2007 Interim Report by Florida Medical Examiners Commission on Drugs Identified in Deceased Persons

Today, the Florida Department of Law Enforcement (FDLE) released the Florida Medical Examiners Commission Report on Drugs Identified in Deceased Persons. The report contains information compiled from autopsies performed by medical examiners across the state from January through June 2007. During that period there were approximately 87,500 deaths in Florida. Of those, 3,980 individuals were found to have died with one or more of the drugs specified in this report in their bodies.

Medical Examiners specifically collected information on these drugs: Ethyl Alcohol, Amphetamines, Methamphetamines, MDMA (Ecstasy), MDA, MDEA, Alprazolam, Diazepam, Flunitrazepam (Rohypnol), other Benzodiazepines, Cannabinoids (Marijuana), Carisoprodol/Meprobamate, Cocaine, GHB, Inhalants, Ketamine, Fentanyl, Heroin, Hydrocodone, Hydromorphone, Meperidine, Methadone, Morphine, Oxycodone, Propoxyphene, Tramadol, and Phencyclidine (PCP).

The report reveals increased incidences of Hydromorphone, Methamphetamine, Diazepam, Cannabinoids, Alprazolam, Oxycodone, Methadone, Hydrocodone, Ethyl Alcohol, all Benzodiazepines, Fentanyl, Morphine, Carisoprodol, Propoxyphene, and other Opioids in the first half of 2007 when compared with the last half of 2006. These increases include cases in which the drug levels were both lethal and non-lethal.

Some decreased incidences of drugs, when compared to the last six months of 2006, were Heroin, Tramadol, all Methylated Amphetamine cases (which includes a decrease in Amphetamine), other Benzodiazepines, and Cocaine.

The report indicates the three most frequently occurring drugs found in decedents were Ethyl Alcohol (1,902), all Benzodiazepines (1,167), and Cocaine (1,008). The drugs that caused the most deaths were Cocaine, Methadone, all Benzodiazepines (with Alprazolam accounting for the majority of the deaths), Oxycodone, Ethyl Alcohol, Hydrocodone, and Morphine.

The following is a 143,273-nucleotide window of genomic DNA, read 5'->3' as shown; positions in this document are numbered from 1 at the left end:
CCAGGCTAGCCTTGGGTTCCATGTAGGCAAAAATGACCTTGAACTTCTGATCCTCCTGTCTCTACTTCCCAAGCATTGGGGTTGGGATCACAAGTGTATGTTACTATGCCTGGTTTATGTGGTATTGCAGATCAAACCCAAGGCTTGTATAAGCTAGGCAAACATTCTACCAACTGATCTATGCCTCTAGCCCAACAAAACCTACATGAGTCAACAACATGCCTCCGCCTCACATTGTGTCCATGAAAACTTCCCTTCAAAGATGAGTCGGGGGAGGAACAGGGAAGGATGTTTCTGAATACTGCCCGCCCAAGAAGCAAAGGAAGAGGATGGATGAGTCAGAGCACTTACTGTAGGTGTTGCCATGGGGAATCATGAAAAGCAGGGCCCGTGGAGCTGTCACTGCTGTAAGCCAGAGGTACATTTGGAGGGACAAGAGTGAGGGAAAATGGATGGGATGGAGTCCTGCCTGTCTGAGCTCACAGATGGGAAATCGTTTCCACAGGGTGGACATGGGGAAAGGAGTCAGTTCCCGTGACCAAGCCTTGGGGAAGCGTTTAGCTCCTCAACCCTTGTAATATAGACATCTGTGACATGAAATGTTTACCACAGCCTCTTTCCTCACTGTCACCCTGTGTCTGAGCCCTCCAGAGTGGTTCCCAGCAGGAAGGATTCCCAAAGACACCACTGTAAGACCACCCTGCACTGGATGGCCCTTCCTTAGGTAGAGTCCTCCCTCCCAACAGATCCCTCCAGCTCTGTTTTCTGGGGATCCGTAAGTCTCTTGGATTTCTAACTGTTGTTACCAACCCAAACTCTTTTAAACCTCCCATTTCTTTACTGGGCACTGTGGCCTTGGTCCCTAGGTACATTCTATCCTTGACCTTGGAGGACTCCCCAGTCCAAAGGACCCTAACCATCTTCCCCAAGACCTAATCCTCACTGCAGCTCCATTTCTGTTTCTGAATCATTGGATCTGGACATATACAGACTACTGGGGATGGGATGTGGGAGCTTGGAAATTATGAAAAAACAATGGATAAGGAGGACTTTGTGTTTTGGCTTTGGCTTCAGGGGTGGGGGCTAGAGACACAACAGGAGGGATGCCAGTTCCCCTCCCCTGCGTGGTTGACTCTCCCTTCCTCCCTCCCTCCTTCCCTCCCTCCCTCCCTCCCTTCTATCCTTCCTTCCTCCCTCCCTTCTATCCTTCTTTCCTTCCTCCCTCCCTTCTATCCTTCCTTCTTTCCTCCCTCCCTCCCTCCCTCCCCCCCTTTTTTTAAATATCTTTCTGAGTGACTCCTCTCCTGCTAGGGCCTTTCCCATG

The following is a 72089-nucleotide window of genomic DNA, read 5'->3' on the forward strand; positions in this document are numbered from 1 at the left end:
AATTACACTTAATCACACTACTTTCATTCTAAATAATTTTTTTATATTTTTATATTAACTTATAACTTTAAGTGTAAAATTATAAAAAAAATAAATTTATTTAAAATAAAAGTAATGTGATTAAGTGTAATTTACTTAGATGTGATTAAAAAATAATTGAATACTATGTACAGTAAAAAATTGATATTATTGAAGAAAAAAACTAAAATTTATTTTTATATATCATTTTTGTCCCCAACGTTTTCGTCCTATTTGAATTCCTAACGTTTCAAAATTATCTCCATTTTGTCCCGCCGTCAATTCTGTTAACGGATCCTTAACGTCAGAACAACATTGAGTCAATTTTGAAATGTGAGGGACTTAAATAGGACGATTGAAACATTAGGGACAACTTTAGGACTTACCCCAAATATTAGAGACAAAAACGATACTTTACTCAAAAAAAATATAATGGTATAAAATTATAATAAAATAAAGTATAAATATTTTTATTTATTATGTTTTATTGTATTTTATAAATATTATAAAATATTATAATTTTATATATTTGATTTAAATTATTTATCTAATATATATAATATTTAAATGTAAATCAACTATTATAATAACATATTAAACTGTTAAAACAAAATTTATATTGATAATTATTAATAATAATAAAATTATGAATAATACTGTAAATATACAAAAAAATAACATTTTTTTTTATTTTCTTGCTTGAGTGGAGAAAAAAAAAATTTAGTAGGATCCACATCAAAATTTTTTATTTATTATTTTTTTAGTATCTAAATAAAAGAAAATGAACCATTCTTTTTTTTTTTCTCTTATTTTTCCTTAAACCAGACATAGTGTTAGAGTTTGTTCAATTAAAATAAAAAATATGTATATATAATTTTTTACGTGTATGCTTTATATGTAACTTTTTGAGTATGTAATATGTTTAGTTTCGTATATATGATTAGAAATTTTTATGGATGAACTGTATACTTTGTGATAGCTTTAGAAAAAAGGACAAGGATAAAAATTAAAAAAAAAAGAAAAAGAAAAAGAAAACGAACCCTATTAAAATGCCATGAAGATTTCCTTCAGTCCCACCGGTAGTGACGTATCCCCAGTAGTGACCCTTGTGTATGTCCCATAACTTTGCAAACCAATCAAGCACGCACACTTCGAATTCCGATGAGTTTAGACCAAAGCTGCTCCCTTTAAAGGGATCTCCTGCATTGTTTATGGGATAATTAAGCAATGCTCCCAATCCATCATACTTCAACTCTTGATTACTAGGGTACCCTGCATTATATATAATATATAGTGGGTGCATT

The four drugs that were the most lethal, meaning more than 50 percent of the deaths were caused by the drug when the drug was found, were Heroin (84.4 percent), Methadone (73.5 percent), Oxycodone (56.9 percent), and Fentanyl (55.3 percent).

The report also reveals that prescription drugs continued to be found more often than illicit drugs in both lethal and non-lethal levels during the first part of this year.

“While there are positive downward trends with several of the drugs in this report, there are still too many drug-related deaths,” FDLE Commissioner Gerald Bailey said.

“The Medical Examiner’s Report for the first six months of 2007 continues the horrific news about drug overdose deaths in our state,” said Office of Drug Control Director Bill Janes “Prescription drugs and cocaine-related deaths remain at alarming levels. Reducing this unacceptable trend is a critical priority for the Office of Drug Control and our state and community partners. These deaths are preventable and tragic for our families, communities, and state. We must do a better job in educating our citizens regarding the ultimate consequences from drug abuse.”

The Florida Medical Examiners Commission 2007 Interim Report of Drugs Identified in Deceased Persons is available on the FDLE Web site at

For more information, contact:
Andy Benard
Office of Drug Control
(850) 488-9557

Stephen J. Nelson, M.D.
Chairman, Florida Medical Examiners Commission
(863) 298-4600

Heather Smith or Kristen Perezluha
FDLE Public Information Office
(850) 410-7001